Friday, August 26, 2011

The West Memphis Three and the Death Penalty: What Would Texas Have Done?

A little piggyback on my posting yesterday about the response Arkansas journalist Gene Lyons has gotten to a recent posting that messed with Texas: this is Max Brantley, editor of the Arkansas Times, writing about the recent deal that allowed the West Memphis three to get out of prison:

In Texas, the WM3 would be dead by now. In Arkansas, imperfect as the deal may have been, they're free men and living.

This strikes me as a significant observation for folks in many places to consider, since I have just read David Brooks' appeal to us, in the New York Times, to begin taking Texas governor Rick Perry seriously as a Republican presidential candidate.  And so that means beginning to take seriously his legacy as governor of Texas.

Following Gregg v. Georgia and its reaffirmation of the use of the death penalty in the U.S., Texas has executed more inmates than any other state in the nation--four times more than Virginia, the state with the second highest number of executions, and almost 34 times more than California, the state with the largest number on death row.

Perry has been governor of Texas since 2000.

One would assume that these facts would be of some concern to the U.S. Catholic bishops, who have, in recent years, inclined to urge Catholic voters to vote Republican for pro-life reasons.  It will be interesting to track their response if Rick Perry is the Republican presidential candidate in 2012.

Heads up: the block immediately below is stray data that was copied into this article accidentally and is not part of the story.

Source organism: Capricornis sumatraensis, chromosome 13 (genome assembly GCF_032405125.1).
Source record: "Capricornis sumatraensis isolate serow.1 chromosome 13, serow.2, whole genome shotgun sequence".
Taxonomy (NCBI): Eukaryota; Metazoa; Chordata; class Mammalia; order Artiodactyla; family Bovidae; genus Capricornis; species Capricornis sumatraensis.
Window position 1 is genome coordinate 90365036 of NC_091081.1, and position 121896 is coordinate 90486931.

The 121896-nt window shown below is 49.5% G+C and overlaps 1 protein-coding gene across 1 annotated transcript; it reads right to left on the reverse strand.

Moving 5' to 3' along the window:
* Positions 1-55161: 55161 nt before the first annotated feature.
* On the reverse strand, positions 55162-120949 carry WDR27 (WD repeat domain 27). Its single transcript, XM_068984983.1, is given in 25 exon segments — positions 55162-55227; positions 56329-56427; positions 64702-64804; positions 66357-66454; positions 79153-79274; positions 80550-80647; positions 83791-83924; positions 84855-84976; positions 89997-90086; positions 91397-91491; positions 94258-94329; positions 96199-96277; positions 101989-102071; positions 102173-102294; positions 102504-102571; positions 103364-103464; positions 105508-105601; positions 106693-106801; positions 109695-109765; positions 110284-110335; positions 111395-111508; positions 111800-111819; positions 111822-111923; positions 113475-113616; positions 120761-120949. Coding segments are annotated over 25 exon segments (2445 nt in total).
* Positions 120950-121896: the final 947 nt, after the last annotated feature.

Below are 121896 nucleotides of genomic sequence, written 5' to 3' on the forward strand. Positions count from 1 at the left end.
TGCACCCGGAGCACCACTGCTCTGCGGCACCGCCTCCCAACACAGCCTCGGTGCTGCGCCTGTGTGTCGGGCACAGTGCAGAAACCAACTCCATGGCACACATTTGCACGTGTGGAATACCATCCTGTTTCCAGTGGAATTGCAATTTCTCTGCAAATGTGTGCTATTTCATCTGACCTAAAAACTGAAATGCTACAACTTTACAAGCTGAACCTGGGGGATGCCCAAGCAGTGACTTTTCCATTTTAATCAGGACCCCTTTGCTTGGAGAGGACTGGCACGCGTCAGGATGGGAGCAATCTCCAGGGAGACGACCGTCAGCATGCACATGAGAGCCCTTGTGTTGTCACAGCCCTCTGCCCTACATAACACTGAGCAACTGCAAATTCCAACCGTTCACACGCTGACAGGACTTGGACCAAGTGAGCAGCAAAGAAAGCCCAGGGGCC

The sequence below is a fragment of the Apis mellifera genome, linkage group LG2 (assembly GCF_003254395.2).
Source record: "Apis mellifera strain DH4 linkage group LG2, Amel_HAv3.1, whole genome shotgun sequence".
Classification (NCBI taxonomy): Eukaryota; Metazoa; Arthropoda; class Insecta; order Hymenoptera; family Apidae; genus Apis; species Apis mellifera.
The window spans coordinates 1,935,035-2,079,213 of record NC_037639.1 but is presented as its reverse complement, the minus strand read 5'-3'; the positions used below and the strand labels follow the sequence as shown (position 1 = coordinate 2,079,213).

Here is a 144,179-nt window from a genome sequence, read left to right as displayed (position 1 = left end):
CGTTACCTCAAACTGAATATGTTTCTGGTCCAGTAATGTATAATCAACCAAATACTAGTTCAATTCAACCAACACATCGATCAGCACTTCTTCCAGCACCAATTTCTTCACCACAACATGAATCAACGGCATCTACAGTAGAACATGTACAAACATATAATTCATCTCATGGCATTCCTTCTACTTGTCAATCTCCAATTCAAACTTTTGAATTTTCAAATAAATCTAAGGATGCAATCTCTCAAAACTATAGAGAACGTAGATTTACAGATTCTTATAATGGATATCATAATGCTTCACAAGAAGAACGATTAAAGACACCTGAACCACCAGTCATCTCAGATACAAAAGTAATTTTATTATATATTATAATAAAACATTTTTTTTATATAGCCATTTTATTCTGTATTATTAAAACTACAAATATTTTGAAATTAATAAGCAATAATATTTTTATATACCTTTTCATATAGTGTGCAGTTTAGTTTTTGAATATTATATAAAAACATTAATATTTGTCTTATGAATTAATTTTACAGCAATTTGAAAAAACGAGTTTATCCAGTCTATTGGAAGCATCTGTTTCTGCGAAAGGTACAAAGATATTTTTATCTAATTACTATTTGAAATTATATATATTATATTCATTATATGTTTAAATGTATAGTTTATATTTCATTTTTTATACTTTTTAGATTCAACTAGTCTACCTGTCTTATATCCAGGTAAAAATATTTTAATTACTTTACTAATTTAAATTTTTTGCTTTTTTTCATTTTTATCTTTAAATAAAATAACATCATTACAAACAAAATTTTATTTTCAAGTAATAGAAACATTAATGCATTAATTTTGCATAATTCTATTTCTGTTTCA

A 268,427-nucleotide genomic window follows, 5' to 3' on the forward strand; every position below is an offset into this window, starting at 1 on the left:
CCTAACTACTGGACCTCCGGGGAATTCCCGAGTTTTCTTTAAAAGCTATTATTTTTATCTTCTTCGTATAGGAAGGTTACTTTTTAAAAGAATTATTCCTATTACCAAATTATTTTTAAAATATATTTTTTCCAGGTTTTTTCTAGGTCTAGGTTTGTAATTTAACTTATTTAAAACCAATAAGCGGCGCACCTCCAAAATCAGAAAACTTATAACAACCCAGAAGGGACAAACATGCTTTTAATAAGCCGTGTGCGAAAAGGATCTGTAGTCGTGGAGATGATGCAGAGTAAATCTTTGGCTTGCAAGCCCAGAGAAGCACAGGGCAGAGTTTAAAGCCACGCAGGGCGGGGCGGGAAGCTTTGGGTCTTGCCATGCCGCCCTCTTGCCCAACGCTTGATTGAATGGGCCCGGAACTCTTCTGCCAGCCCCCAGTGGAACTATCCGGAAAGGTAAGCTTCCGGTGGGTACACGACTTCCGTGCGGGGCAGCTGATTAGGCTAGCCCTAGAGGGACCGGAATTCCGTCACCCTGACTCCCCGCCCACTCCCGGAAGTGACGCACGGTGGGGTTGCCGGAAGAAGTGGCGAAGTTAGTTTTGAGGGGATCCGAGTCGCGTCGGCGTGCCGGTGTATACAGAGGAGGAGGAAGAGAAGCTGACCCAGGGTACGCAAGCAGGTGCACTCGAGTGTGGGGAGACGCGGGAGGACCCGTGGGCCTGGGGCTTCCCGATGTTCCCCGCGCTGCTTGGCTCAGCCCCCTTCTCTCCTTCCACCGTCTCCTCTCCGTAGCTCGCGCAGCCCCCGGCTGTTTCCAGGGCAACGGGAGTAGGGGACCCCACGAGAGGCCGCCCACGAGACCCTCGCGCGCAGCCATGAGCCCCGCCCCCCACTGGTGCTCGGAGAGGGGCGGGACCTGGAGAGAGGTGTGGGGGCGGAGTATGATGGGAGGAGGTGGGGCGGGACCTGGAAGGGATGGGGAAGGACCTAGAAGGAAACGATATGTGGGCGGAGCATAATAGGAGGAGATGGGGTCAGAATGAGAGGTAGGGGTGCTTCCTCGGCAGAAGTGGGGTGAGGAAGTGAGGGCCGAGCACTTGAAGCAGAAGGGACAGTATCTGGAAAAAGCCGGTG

A postscript, later in the day: I wasn't living in Arkansas when the initial stage of the WM3 drama occurred, and I can't offer an informed opinion about that trial, its aftermath, or the latest events in the drama.  This I will say, though: Peter Jackson is absolutely correct when, in an article cited in the Arkansas Times thread to which I link above, he says that the Arkansas justice system can spectacularly mishandle cases.  I wouldn't by any means want to hold up my state's justice system as a model for other states to follow.  I believe, along with many others who know about this case, that justice was blocked in a very grievous way in a case that occurred in my hometown in my senior year of high school, when a black teenaged boy was murdered in cold blood, and several of my classmates were charged with the crime.

Any state whose economic structure is dominated, as my state's is, by a powerful elite of extremely wealthy people, when the large majority of citizens remain poor and undereducated, is not a state in which justice is apt to thrive.

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